Mercury Transit 2006
On November 8th, 2006 one of the uncommon transits of mercury across the face of the sun occurred. During a transit, the orbit of Mercury places the planet directly between the Earth and the sun, thus it appears to move across the face of the sun. This only occurs occasionally because the plane of the orbits of the Earth and Mercury are not exactly the same. Normally Mercury appears to move either above or below the disc of the sun as it orbits the sun. When conditions are right, a transit occurs. Between the years 1900 and 2000 only 14 transits of Mercury occurred. There will also be a total of 14 transits during the 21st century. The first one occurred on May 7, 2003. The November 8th transit was only the second to occur this century. The next transit will not occur until May 9th, 2016.
The historical importance of a transit was that it helped astronomers determine the distance between the Earth and the sun, and thus allowed for the estimation of the distances to the other planets.
The November 8th transit was mostly visible from the Quad Cities Area. The transit began at 1:12 p.m. CST. By 1:15 p.m. the complete disk of Mercury was visible on the very edge of the face of the sun. The full transit took just under 5 hours. But, before Mercury had completed its transit, the sun was setting and the final stages of the transit were not visible from the Quad Cities. Viewers on the west coast of the United States were able to view the entire transit from beginning to end.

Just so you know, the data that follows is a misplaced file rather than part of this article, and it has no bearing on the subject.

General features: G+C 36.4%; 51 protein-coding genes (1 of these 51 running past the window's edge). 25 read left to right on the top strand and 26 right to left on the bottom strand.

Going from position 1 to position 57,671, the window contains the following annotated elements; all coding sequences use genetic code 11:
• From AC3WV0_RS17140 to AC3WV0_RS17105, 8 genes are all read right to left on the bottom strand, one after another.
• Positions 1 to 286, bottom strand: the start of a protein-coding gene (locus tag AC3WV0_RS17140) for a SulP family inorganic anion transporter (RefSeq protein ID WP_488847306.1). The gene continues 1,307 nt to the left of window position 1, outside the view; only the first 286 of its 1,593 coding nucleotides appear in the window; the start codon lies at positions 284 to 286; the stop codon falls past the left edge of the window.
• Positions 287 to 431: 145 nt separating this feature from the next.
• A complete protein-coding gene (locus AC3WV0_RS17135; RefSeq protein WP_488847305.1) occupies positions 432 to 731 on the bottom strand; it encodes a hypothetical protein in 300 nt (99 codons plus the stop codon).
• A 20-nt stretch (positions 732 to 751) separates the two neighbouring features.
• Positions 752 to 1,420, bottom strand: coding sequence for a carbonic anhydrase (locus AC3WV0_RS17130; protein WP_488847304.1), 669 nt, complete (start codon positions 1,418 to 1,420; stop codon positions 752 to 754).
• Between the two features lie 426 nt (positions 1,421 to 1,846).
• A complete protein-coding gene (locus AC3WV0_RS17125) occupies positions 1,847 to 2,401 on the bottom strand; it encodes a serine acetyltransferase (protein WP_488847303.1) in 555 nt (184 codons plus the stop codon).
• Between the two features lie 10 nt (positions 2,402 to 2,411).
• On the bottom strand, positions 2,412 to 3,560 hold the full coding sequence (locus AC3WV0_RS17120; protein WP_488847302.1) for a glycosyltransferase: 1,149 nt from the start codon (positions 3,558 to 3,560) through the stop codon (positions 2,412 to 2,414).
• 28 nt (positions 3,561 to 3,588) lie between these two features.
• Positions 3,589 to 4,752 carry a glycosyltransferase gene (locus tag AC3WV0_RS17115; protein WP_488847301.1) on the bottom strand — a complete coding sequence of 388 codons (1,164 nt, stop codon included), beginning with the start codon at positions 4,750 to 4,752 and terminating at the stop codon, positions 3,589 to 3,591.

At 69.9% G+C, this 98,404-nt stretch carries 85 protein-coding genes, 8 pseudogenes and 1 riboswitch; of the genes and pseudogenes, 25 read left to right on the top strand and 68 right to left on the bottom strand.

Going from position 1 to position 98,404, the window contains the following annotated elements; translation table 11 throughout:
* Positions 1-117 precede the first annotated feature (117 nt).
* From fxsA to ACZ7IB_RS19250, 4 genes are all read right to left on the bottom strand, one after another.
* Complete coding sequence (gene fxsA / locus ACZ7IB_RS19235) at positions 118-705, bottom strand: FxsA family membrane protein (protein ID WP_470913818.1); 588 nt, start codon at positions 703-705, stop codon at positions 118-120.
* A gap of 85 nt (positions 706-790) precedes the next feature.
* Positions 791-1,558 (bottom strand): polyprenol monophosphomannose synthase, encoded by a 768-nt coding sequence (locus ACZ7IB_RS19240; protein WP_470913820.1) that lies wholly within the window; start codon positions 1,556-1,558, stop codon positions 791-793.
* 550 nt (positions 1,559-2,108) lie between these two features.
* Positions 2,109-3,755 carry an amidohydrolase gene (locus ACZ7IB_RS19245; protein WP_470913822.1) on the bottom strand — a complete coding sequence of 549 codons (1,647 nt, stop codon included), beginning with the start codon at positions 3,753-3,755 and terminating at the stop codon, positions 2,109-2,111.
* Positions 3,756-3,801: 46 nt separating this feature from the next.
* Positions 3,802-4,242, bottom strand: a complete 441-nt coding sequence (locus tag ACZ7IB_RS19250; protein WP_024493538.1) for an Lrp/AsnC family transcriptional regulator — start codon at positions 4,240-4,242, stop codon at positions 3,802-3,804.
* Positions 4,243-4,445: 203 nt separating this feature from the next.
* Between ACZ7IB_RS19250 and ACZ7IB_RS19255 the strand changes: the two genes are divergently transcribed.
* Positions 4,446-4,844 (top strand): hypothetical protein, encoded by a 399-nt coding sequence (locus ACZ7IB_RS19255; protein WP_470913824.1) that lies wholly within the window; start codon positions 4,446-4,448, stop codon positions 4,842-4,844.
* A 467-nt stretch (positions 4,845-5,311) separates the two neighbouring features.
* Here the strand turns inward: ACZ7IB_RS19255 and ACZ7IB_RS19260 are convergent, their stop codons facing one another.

The images below were taken from the roof of Building 2 at Black Hawk College. They were taken using a Pentax *ist D digital camera in conjunction with an 8 inch Meade Schmidt-Cassegrain telescope. Viewing conditions were ideal at throughout the afternoon. The humidity levels were relatively low, temperatures were in the low 20's Celsius (low 70's Fahrenheit), and the skies were clear which allowed us (Richard Harwood and Doug Davidson) excellent viewing. We were able to see the very beginning of the transit and much of the transit before sunset. Many students, faculty and staff were also able to enjoy the view of the transit throughout the afternoon.
Click on the image to view the full size image.
Transit at 3:07 p.m. CST. Mercury is the small dark dot just to the left of center. The large dark spot to the left side of the face of the sun is a large sunspot. There are also two smaller, fainter sunspots on the right side.